SAN FRANCISCO >> San Francisco voters defeated a measure on Tuesday that would have taxed sodas and other sugary drinks to fight obesity and related diseases.
The measure to levy the two-cents an ounce tax fell short of the two-thirds support needed to pass.
Voters in nearby Berkeley, however, were favoring a similar soda tax.
San Francisco joined more than 30 other cities and states that previously defeated soda-tax proposals at the ballot box.
"Tonight, San Franciscans have made it clear that they can decide for themselves what to eat and drink," said Roger Salazar, a spokesman for the opposition campaign
Berkeley, known for its liberal politics, could be the first in the country to approve such a ballot measure if a simple majority of voters approves.
With 7 percent of the votes counted in the famously liberal California city, nearly three-fourths had been cast in favor of imposing a one-cent an ounce tax on soft drinks.
"We’re saying no to Big Soda," Berkeley Mayor Tom Bates said as results came in. "We’re saying that Berkeley and the rest of the country need to pay attention that soda is such a destructive product."
Salazar, the spokesman for the more than $10 million opposition campaign in Berkeley and San Francisco funded by soft-drink manufacturers, argued the Berkeley vote meant little nationally.
"Berkeley is very eclectic. It doesn’t look like Anytown USA," he said.
Heavy advertising on radio, television and the internet by the $76 billion U.S. soft-drink industry made the San Francisco soda-tax proposal the second-most expensive campaign involving a ballot initiative in city history. Supporters of the San Francisco tax had collected $230,000 for their effort, mostly in small donations.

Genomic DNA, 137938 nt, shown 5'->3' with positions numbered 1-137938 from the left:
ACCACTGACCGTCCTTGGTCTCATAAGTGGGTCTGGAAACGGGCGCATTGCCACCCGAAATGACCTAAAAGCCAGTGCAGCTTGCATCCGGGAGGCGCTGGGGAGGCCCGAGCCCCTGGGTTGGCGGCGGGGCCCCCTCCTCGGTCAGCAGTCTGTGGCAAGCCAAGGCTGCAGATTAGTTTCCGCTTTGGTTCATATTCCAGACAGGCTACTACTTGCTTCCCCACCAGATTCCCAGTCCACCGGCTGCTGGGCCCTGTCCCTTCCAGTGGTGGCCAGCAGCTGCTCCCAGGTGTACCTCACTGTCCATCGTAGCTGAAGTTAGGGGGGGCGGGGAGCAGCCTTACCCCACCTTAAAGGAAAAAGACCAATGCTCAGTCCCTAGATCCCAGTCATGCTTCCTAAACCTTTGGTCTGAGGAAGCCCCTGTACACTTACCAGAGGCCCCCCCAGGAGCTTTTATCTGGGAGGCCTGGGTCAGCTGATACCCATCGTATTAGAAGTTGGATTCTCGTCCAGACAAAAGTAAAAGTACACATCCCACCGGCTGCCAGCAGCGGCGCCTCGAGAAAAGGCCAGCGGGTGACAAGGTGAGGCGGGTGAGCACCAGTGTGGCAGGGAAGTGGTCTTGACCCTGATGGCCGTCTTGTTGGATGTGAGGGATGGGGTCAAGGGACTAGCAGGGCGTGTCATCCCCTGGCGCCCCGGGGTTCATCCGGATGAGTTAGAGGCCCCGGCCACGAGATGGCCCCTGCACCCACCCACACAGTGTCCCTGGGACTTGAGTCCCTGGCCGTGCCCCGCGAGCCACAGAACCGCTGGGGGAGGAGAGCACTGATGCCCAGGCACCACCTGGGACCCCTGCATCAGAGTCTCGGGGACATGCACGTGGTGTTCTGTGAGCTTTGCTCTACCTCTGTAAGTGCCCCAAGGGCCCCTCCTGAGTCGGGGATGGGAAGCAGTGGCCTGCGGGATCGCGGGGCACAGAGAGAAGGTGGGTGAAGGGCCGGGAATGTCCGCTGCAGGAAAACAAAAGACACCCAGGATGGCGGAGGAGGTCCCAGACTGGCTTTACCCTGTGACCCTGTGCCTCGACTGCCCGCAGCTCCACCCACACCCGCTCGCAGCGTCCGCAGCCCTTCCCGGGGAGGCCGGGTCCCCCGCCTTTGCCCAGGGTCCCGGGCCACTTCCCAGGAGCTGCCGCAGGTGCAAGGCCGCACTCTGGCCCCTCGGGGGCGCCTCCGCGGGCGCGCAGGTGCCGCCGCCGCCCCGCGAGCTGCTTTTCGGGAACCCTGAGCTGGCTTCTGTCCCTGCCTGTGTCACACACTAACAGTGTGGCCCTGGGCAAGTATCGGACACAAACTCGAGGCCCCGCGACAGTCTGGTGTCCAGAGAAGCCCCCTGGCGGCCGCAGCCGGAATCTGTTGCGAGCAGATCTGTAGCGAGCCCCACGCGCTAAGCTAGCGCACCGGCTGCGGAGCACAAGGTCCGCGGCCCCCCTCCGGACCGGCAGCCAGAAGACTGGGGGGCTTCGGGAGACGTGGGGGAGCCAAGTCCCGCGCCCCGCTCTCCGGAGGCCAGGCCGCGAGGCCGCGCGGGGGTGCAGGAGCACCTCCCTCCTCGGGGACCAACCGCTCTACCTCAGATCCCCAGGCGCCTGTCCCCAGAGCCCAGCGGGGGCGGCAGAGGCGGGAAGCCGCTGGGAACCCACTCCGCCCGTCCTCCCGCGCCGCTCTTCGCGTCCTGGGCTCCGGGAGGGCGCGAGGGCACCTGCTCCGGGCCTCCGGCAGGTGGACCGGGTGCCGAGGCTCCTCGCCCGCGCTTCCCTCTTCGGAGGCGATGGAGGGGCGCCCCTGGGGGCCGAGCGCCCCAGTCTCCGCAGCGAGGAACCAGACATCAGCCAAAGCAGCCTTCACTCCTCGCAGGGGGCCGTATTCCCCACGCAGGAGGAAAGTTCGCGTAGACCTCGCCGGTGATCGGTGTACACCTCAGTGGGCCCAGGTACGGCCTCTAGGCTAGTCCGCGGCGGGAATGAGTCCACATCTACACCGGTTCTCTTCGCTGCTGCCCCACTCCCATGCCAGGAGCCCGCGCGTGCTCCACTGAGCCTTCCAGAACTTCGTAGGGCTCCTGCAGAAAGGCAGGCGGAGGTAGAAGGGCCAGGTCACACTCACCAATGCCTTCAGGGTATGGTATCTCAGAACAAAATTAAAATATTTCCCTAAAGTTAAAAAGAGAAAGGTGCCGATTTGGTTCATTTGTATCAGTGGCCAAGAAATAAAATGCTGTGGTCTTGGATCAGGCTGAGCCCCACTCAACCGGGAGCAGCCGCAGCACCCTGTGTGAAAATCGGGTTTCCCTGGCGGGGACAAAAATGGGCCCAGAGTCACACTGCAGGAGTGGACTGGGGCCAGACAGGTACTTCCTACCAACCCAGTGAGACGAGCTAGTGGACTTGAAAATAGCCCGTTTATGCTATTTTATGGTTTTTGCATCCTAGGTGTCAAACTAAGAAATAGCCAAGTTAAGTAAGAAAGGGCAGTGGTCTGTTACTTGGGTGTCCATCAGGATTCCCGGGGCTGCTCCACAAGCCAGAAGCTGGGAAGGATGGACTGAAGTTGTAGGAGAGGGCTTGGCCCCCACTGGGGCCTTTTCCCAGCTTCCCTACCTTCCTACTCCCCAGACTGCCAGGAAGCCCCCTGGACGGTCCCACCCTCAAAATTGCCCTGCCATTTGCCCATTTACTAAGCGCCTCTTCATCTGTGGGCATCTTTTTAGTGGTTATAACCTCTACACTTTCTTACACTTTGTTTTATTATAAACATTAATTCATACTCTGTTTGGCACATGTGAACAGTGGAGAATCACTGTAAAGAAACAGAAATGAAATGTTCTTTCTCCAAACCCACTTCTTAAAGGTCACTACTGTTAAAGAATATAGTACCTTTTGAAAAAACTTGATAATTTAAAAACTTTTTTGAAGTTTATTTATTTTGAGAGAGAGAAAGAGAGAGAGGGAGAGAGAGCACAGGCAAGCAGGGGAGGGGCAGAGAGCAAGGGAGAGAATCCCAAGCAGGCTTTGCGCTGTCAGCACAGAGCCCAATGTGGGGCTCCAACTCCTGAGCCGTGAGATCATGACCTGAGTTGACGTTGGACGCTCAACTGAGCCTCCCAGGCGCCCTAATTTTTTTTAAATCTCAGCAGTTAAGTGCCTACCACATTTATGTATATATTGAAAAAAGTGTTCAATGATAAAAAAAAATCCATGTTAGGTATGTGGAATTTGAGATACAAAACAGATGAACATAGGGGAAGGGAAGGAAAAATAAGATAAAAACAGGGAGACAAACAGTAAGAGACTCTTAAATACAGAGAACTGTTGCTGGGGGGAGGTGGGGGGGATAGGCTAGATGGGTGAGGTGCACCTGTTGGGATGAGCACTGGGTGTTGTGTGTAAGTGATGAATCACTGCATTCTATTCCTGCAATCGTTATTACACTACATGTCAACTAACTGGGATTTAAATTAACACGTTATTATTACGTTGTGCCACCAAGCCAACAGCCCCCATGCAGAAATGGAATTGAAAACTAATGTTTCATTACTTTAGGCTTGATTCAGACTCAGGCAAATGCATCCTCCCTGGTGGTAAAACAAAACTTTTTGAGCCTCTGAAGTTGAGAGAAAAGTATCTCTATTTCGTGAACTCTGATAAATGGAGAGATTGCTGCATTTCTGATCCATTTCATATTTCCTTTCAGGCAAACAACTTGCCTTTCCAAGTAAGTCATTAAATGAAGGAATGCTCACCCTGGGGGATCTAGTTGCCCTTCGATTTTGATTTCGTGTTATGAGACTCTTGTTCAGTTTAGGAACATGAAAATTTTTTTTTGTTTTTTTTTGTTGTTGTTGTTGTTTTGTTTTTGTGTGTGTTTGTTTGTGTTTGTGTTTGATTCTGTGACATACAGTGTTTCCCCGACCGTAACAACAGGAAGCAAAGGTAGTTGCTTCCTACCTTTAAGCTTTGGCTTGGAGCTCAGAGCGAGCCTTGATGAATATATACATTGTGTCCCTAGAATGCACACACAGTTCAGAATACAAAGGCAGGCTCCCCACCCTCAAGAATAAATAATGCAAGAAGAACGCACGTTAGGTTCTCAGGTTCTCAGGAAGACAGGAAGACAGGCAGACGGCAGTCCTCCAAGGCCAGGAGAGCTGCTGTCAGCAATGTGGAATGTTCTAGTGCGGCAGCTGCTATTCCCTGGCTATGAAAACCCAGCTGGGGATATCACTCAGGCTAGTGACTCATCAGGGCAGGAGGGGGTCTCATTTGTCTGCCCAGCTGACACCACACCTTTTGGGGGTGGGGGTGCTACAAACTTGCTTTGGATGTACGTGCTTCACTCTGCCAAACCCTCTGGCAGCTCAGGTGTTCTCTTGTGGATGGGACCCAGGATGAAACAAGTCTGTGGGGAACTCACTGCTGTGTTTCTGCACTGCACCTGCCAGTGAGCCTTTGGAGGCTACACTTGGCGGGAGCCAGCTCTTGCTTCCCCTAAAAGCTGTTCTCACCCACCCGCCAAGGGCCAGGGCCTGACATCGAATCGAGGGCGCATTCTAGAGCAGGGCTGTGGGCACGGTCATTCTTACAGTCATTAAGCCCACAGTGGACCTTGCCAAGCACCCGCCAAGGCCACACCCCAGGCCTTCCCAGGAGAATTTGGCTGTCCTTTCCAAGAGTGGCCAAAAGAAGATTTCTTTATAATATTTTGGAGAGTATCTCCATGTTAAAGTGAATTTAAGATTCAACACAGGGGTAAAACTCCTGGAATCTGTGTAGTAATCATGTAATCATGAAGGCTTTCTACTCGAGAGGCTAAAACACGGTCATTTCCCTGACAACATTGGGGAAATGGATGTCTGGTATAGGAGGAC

In Berkeley, former New York City Mayor Michael Bloomberg — with an $85,000 contribution — was among the supporters who ponied up a total of $135,000 to encourage voters to pass the soda tax. The soda industry gathered $1.4 million to fight the Berkeley soda tax.
Bloomberg saw a court battle waged by the soda industry defeat his own effort to impose a limit on soft-drink sizes in New York City.
The California Legislature has made at least six attempts to impose some kind of tax on sweetened beverages, all of which failed.
Supporters of such taxes say soda is a main culprit in rising obesity rates and related diseases including diabetes. They hope the tax will reduce consumption.
The American Beverage Association has portrayed the soda tax as driving up the cost of groceries for low-income families. Studies show that people with less education drink twice as many soft drinks as consumers with a college education.